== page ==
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88 (
); 135-136

Equipoise: Where does it stand in current clinical research

Department of Dermatology, Belle Vue Clinic, Kolkata, West Bengal, India
Department of Dermatology, KPC Medical College and Hospital, Kolkata, West Bengal, India
Corresponding author: Anupam Das, Department of Dermatology, KPC Medical College and Hospital, Kolkata, West Bengal, India.
This is an open-access article distributed under the terms of the Creative Commons Attribution-Non Commercial-Share Alike 4.0 License, which allows others to remix, tweak, and build upon the work non-commercially, as long as the author is credited and the new creations are licensed under the identical terms.

How to cite this article: Panda S, Das A. Equipoise: Where does it stand in current clinical research. Indian J Dermatol Venereol Leprol 2022;88:135-6.

Equipoise is defined as a state of professional uncertainty about the relative therapeutic merits of treatments provided to patients. The principle of equipoise states that if there is uncertainty or conflicting expert opinion about the relative therapeutic, prophylactic or diagnostic merits of a set of interventions, it is permissible to allocate a participant to receive an intervention from this set, so long as there is no consensus that an alternative intervention would better advance the participant’s interests.

Benjamin Freedman shaped the important concept of clinical equipoise. In operational terms, clinical equipoise is represented by the treatment arms in a controlled clinical trial.1 It has also been called an honest null hypothesis and/or an uncertain state.

However, equipoise questions the ethical legitimacy of randomized clinical trials (RCTs), and the promotion of premature discontinuation of trials based on interim data relating to treatment benefit. If equipoise is to be followed, trials should be abruptly terminated when equipoise gets disturbed. However, such untimely termination generates erroneous interpretations in decision-making in health policies.2 It has been observed that there is an increasing incidence of early termination of randomized clinical trials, leading to an undue overestimation of benefits associated with treatment.3 Moreover, early and untimely discontinuation of a clinical trial makes it difficult to assess the chances of the development of adverse effects associated with a treatment. Equipoise has an unavoidable tendency to bias the evidence base with respect to risk-benefit assessment and it allows randomization even when individual clinicians are not uncertain about how best to treat a patient.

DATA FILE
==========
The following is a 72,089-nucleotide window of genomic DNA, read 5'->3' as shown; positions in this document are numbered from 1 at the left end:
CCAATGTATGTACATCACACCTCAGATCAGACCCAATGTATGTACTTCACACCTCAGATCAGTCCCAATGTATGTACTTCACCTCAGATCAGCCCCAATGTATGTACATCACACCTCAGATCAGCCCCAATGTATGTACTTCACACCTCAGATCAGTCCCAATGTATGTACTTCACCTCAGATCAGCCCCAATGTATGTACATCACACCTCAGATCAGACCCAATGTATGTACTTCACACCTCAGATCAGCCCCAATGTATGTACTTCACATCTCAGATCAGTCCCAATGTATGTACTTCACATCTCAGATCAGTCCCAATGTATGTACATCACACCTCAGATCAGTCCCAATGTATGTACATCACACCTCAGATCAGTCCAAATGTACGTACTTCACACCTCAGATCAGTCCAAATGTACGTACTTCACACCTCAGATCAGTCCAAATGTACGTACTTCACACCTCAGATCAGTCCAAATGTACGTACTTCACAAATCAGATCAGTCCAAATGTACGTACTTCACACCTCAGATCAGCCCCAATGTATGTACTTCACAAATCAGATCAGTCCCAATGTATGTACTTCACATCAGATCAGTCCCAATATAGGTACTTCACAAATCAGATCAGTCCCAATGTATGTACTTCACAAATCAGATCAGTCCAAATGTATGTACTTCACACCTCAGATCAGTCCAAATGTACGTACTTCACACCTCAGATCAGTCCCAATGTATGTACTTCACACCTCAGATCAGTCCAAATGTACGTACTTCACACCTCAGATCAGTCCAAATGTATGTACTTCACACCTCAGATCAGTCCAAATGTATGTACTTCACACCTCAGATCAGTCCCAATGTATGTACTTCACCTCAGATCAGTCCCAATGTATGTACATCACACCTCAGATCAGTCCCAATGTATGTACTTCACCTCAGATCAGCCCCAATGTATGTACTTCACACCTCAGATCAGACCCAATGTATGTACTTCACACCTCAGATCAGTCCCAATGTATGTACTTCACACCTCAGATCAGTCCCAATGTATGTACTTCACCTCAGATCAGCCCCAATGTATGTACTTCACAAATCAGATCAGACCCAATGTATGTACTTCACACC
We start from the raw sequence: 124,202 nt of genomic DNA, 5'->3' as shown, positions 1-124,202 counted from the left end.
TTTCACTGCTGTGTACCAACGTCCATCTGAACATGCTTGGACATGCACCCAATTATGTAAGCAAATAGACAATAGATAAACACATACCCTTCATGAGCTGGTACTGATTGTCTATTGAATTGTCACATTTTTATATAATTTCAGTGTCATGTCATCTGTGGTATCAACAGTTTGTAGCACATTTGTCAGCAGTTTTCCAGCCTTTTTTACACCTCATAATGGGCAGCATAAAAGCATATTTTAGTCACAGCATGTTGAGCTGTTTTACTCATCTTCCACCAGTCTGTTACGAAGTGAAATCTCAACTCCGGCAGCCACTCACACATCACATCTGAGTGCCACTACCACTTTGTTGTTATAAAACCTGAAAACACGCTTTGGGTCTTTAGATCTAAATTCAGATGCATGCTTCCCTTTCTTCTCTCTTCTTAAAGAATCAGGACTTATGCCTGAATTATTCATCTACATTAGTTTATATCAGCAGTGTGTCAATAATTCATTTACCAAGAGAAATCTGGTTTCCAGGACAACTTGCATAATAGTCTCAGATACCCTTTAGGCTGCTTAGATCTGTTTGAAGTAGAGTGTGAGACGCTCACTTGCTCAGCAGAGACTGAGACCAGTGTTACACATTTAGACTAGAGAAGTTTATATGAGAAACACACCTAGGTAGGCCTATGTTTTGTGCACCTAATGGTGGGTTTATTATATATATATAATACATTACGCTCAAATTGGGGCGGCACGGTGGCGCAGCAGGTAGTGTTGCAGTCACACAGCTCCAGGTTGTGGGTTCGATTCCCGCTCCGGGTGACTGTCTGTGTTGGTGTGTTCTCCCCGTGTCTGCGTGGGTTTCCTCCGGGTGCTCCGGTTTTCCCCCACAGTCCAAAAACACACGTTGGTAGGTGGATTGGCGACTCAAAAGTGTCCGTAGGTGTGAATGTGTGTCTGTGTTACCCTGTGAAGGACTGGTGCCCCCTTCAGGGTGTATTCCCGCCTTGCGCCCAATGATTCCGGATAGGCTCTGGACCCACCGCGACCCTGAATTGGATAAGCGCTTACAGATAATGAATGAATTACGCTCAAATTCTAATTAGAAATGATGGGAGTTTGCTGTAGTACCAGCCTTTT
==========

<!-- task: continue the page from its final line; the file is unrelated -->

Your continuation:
Equipoise narrowly locates the ethical concern about trials within the orbit of the doctor-patient relationship. The proponents of equipoise have characterized RCTs solely as tools to guide clinicians in decision-making about medical care. This “therapeutic orientation” to clinical research ignores the wider societal interest in evidence-based health policy, as reflected in regulatory decisions to approve new treatments for licensing, something that should resonate deeply during this COVID-19 pandemic that we are passing through.

In situations of life and death, expedited evaluation of all potentially beneficial therapies can only occur with a commitment by all stakeholders to subscribe to the fundamental tenets of evidence-based medicine. At best, completion of randomized clinical trials may permit expansion of novel therapies among new patient populations. At worst, additional uncontrolled observational reports will prolong the uncertainty. Physicians, patients, regulators and industry must work together to move beyond equipoise.